country for the purpose of studying the natural resources and the varied
conditions. The sea was a pleasing attraction to him; visited all the
countries of Europe, and at the age of twenty-two embarked a ship for
the New World, sailed for some time on the Atlantic coast, rounded Cape
Horn, and landed in the Golden Gate, 1877. He dashed on the waves up
the coast as far as British Columbia. After eight years of navigation
he stept ashore, engaged in carpentry, worked in Seattle and British
Columbia, most of the time as contractor. In the latter place he spent
considerable time prospecting for coal, employed by the Vancouver Coal
Co. Twelve years ago he located at Cedarhome, turned his attention to
farming served as deputy county assessor, and gradually drifted into
lumber and shingle business, an occupation congenial to mechanical
ingenuity, which is Mr. Walters' forte, being born with mechanical
aptitude as well as with social and conversational endowments.

  [Illustration: MR. AND MRS. L. G. HANSON.]

L. G. Hanson, the present deputy county assessor, was born in Skone,
Sweden, 1855, emigrated to America in early manhood, 1882. After
some years of ups-and-downs in the south, he planted his fortune at
Cedarhome, nine years ago, and has ever since taken an active part
in public improvements. He has been a stanch supporter of the public
schools and an advocate for good roads. For years he has served as
school director and road supervisor, and in 1899 he was appointed deputy
county assessor.

E. O. Yngve, a man of affluence and influence in his native country,
Sweden, crossed the salty billows for America ten years ago. He has been
alert to the interest of his adopted country, and always glad to usher
the welfare of his people to the front.

Frank A. Peterson is likewise a man cut out for frontier life where
energy and strong arms are required. He is a native of Sweden, but came
to South Dakota in his early days, stayed there for some years, and in
1886 landed in Seattle, and two years later joined his countrymen at
Cedarhome. He has been awake to the interest of the public schools and
the welfare of the community in general; for years he has been a member
of the school board. His brother John is also a good citizen.

John Ek, too, belongs to the category of frontier soldiers who delight
in converting the forest into fields of gold and smiling gardens. He
was born in Sweden and came to Cedarhome, 1890. Round the village live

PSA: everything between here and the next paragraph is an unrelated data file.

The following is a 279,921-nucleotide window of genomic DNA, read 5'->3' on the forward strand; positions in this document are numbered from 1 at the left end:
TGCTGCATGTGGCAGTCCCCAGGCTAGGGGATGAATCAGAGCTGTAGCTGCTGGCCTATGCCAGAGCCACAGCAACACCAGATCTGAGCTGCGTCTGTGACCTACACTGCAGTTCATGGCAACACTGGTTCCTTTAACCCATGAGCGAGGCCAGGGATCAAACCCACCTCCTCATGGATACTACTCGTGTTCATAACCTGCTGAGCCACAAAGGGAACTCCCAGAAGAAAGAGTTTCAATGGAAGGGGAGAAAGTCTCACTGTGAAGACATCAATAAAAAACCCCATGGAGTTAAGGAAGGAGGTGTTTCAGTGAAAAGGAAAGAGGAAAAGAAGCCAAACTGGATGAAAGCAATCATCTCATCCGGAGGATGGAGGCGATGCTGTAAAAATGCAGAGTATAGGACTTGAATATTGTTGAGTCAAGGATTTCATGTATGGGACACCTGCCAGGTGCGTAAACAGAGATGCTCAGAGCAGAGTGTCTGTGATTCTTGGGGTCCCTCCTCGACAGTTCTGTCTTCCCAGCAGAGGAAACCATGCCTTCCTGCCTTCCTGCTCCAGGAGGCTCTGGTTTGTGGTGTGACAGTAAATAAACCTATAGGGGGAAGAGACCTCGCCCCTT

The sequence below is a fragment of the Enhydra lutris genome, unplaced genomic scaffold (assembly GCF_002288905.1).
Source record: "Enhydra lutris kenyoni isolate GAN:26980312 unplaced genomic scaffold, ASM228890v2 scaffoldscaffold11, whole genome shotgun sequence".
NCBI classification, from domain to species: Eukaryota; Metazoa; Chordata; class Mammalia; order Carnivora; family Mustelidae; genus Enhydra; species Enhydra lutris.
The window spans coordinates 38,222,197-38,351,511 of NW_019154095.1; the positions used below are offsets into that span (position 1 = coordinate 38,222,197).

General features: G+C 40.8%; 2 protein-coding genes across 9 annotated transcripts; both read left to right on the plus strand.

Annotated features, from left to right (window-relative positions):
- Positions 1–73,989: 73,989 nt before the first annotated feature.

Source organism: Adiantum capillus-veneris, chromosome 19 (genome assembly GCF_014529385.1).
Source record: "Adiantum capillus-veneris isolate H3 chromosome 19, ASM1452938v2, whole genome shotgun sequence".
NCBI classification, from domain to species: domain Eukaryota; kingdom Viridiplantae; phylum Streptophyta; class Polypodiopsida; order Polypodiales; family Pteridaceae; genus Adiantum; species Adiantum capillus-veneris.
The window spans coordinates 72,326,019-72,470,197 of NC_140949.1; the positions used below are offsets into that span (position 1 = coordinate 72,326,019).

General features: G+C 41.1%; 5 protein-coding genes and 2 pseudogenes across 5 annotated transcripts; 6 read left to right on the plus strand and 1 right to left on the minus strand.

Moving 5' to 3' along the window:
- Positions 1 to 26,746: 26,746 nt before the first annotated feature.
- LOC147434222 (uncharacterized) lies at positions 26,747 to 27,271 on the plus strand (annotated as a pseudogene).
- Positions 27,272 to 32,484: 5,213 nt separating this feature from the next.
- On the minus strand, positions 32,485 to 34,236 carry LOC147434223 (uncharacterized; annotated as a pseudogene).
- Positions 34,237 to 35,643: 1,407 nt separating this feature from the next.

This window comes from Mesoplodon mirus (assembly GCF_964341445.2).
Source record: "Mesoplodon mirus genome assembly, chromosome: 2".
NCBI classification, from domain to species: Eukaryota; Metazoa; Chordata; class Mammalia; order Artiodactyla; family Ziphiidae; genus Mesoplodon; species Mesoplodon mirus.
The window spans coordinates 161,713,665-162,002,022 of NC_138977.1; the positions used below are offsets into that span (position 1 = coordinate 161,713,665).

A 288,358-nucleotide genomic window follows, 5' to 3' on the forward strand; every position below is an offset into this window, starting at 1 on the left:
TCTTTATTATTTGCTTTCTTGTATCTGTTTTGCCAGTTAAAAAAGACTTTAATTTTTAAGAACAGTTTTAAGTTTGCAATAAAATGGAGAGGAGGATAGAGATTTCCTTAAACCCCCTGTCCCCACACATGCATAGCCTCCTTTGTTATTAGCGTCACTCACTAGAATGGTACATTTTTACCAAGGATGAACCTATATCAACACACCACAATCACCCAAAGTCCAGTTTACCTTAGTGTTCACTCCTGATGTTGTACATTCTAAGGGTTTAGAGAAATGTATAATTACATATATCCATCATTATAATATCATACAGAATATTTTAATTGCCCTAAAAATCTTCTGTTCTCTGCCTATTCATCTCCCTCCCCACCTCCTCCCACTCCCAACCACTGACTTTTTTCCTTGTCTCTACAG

a number of good citizens and industrious farmers; viz., Oluf Johnson,
Sivert Wold, Rasmus Settre, K. K. Erdahl, N. O. Lindstrom, P. G.
Johnson, Olof Anderson, Levi Levison, Ole Johnson, Robert Johnson, P. L.
Anderson, Ole Husby, Erik Johnson, P. M. Arentzen, C. P. Hemmingsen, A.
Evenson, B. Evenson, and others. Aaron Larson, a native of Sweden, who
resides on a pleasant ranch about three miles east of Cedarhome, is a
highly accomplished musician. His daughter Cora is likewise displaying
extraordinary talents for divine strains.

  [Illustration: WESTERN WASHINGTON NATIVE SNOWSHOE HARE.]



SCANDINAVIANS IN SKAGIT VALLEY.

CHAPTER XII.


  Sweetest and loveliest of flowery vales,
  Where plenty teems and joy hails,
  Where waving fields of golden grain
  Merrily smile in sun and rain.

The Skagit valley is a stretch of inexhaustible fertility, commencing
at the mouth of the river and running northward for scores of miles, and
spreads out, east and west, into a plain beautifully embellished with
proud farms, and mostly populated with Scandinavians. Six miles up the
river rests the town of Fir, a bustling village, surrounded by a
rich farming community. Ole J. Borseth is the leading business man of
the town, who located here, 1883, and in 1891 engaged in general
merchandise. He is a native of Norway, where he was bred and educated.

  [Illustration: MORLING HOUSE.
    Owned by Knut H. Opdal, the first Scandinavian Hotel
      in the Skagit Valley.]

Knut H. Opdal, also born in Norway, arrived in 1888, and shortly
afterward embarked in hotel business. He and his wife are
representatives of Norse simplicity and integrity, imbued with love for
their native country, and patriotic and loyal to the stars and stripes.

  [Illustration: J. F. ANDERSON.]

J. F. Anderson was one of the first settlers. He was born in Sweden,
left his native land during the early summer of maturity, and located in
the state of Iowa. In 1874 he landed in Port Townsend on Prince Alfred,
and immediately proceeded to the Skagit valley, settling on North Fork.
After a year of hard work he moved with his family to Seattle in order